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young gentlemen flock to him every day, and fleet the time carelesly, as they did in the golden world.

Oli. What, you wrestle to-morrow before the new Duke?

Cha. Marry, do I, Sir; and I came to acquaint you with a matter. I am given, Sir, secretly to understand, that your younger brother Orlando hath a disposition to come in disguis’d against me to try a fall; to-morrow, Sir, I wrestle for my credit; and he, that escapes me without some broken limb, shall acquit him well. Your brother is but young and tender, and for your love I would be loth to foil him ; as I must for mine own honour, if he come in; therefore out of my

love to you, I came hither to acquaint you withal; that either you might stay him from his intendment, or brook such disgrace well as he shall run into; in that it is a thing of his own search and altegether againit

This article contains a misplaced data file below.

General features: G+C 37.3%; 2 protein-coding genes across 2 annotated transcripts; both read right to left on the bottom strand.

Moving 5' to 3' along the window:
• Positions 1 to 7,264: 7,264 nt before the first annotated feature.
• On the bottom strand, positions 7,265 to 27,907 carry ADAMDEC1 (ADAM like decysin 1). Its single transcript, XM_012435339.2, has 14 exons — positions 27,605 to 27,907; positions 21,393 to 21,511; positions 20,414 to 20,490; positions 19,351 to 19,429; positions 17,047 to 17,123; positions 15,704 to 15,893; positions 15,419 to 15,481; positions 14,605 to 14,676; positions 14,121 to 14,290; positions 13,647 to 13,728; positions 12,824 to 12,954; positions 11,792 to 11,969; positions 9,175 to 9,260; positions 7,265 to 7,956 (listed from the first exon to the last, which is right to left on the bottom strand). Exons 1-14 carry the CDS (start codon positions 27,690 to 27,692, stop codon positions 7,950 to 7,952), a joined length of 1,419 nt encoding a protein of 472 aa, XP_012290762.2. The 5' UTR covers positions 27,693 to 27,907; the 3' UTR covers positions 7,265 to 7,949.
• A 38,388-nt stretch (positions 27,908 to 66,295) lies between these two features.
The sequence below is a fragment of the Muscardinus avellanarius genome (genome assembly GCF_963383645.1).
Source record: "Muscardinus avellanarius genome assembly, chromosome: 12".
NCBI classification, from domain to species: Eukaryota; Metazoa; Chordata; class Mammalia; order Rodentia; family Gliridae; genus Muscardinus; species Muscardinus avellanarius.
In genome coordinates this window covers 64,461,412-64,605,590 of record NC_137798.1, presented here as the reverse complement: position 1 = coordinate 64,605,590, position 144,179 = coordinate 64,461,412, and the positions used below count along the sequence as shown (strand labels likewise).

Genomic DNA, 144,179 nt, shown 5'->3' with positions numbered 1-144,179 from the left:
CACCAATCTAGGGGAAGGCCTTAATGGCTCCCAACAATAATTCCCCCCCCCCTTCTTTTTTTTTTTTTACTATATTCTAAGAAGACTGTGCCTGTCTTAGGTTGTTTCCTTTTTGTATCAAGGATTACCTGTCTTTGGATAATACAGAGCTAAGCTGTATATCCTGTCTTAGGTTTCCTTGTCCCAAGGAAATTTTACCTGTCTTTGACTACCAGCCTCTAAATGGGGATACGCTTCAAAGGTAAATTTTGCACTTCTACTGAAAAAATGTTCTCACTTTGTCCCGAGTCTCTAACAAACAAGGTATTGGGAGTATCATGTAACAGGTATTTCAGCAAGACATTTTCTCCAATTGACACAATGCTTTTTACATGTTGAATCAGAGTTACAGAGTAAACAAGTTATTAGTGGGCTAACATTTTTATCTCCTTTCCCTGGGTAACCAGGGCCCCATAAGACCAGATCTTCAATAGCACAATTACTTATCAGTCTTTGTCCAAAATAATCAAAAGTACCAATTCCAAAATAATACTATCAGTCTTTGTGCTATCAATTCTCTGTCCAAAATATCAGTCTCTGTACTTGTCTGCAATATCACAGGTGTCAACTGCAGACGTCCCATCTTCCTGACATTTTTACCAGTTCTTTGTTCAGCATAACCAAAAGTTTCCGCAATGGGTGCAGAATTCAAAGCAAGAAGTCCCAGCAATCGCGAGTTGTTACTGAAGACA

my will.

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Oli. Charles, I thank thee for thy love to me, which thou shalt find, I will most kindly requite. I had myself notice of my brother's purpose herein, and have by under-hand means laboured to dissuade him from it ; but he is resolute. . I tell thee, Charles, he is the stubborneft young fellow of France; full of ambition, an envious emulator of every man's good parts, a fecret and villanous contriver against me his natural brother ; therefore use thy discretion; I had as lief thou didft break his neck, as his finger. And thou wert best look to't; for if thou doft him any fighe disgrace, or if he do not mightily grace himselt on thee, he will practise against thee by poison ; entrap thee by fome treacherous device; and never leave thee 'till he hath ta'en thy life by fome indirect means or other; for I affure thee, (and almoit with tears I-fpeak it) there is not one fo young and fo villanous this day hiving. I speak but brotherly of him ; but should I anatomize him to thee as he is, I must blush and weep, and thou must look pale and wonder.

Cha. I am heartily glad, I came hither to you: if he come to-morrow, I'll give him his payment; if ever

he go alone agair, I'll never wrestle for prize more : and lo, God keep your worship.